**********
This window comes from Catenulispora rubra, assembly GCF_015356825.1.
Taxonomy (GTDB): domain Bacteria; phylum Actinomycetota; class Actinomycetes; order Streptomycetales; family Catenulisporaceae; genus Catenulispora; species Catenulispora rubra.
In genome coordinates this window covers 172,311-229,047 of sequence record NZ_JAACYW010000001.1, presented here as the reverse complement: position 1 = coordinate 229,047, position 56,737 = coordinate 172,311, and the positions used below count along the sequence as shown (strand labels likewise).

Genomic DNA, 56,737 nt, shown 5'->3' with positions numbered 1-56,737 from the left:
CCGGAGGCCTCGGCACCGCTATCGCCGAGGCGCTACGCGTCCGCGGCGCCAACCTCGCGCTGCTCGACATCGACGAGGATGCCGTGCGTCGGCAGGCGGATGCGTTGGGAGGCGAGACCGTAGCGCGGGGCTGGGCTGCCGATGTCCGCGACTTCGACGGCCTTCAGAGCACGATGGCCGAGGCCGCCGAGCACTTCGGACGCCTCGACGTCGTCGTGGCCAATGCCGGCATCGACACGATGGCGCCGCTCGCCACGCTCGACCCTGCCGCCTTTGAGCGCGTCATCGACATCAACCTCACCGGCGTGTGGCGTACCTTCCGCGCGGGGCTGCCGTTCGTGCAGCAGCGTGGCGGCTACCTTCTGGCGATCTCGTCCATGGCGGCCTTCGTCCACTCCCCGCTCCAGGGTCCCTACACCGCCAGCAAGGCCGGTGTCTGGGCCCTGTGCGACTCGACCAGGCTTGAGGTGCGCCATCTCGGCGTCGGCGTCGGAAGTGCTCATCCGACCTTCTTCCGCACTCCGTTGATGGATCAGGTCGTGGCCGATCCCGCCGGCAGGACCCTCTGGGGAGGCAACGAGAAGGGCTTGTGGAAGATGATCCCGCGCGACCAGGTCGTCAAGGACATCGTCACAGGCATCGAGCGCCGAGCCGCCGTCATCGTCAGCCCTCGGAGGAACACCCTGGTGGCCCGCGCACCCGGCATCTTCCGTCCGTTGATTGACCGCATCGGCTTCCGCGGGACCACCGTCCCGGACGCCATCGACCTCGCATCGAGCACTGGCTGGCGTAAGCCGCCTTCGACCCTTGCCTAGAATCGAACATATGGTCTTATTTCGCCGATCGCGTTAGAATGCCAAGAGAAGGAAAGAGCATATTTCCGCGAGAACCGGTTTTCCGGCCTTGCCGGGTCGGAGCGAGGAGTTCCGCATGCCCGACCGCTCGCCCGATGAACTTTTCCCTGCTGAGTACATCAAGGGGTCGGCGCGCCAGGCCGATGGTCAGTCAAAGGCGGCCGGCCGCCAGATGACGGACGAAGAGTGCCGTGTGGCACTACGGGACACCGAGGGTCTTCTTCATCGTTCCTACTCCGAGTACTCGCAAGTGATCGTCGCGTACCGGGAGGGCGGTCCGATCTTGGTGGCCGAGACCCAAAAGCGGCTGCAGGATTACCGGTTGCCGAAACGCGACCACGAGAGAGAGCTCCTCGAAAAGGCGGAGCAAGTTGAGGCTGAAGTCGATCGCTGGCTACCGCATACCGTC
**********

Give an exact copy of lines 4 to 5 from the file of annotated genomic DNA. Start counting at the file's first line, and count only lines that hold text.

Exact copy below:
Genomic DNA, 56,737 nt, shown 5'->3' with positions numbered 1-56,737 from the left:
CCGGAGGCCTCGGCACCGCTATCGCCGAGGCGCTACGCGTCCGCGGCGCCAACCTCGCGCTGCTCGACATCGACGAGGATGCCGTGCGTCGGCAGGCGGATGCGTTGGGAGGCGAGACCGTAGCGCGGGGCTGGGCTGCCGATGTCCGCGACTTCGACGGCCTTCAGAGCACGATGGCCGAGGCCGCCGAGCACTTCGGACGCCTCGACGTCGTCGTGGCCAATGCCGGCATCGACACGATGGCGCCGCTCGCCACGCTCGACCCTGCCGCCTTTGAGCGCGTCATCGACATCAACCTCACCGGCGTGTGGCGTACCTTCCGCGCGGGGCTGCCGTTCGTGCAGCAGCGTGGCGGCTACCTTCTGGCGATCTCGTCCATGGCGGCCTTCGTCCACTCCCCGCTCCAGGGTCCCTACACCGCCAGCAAGGCCGGTGTCTGGGCCCTGTGCGACTCGACCAGGCTTGAGGTGCGCCATCTCGGCGTCGGCGTCGGAAGTGCTCATCCGACCTTCTTCCGCACTCCGTTGATGGATCAGGTCGTGGCCGATCCCGCCGGCAGGACCCTCTGGGGAGGCAACGAGAAGGGCTTGTGGAAGATGATCCCGCGCGACCAGGTCGTCAAGGACATCGTCACAGGCATCGAGCGCCGAGCCGCCGTCATCGTCAGCCCTCGGAGGAACACCCTGGTGGCCCGCGCACCCGGCATCTTCCGTCCGTTGATTGACCGCATCGGCTTCCGCGGGACCACCGTCCCGGACGCCATCGACCTCGCATCGAGCACTGGCTGGCGTAAGCCGCCTTCGACCCTTGCCTAGAATCGAACATATGGTCTTATTTCGCCGATCGCGTTAGAATGCCAAGAGAAGGAAAGAGCATATTTCCGCGAGAACCGGTTTTCCGGCCTTGCCGGGTCGGAGCGAGGAGTTCCGCATGCCCGACCGCTCGCCCGATGAACTTTTCCCTGCTGAGTACATCAAGGGGTCGGCGCGCCAGGCCGATGGTCAGTCAAAGGCGGCCGGCCGCCAGATGACGGACGAAGAGTGCCGTGTGGCACTACGGGACACCGAGGGTCTTCTTCATCGTTCCTACTCCGAGTACTCGCAAGTGATCGTCGCGTACCGGGAGGGCGGTCCGATCTTGGTGGCCGAGACCCAAAAGCGGCTGCAGGATTACCGGTTGCCGAAACGCGACCACGAGAGAGAGCTCCTCGAAAAGGCGGAGCAAGTTGAGGCTGAAGTCGATCGCTGGCTACCGCATACCGTC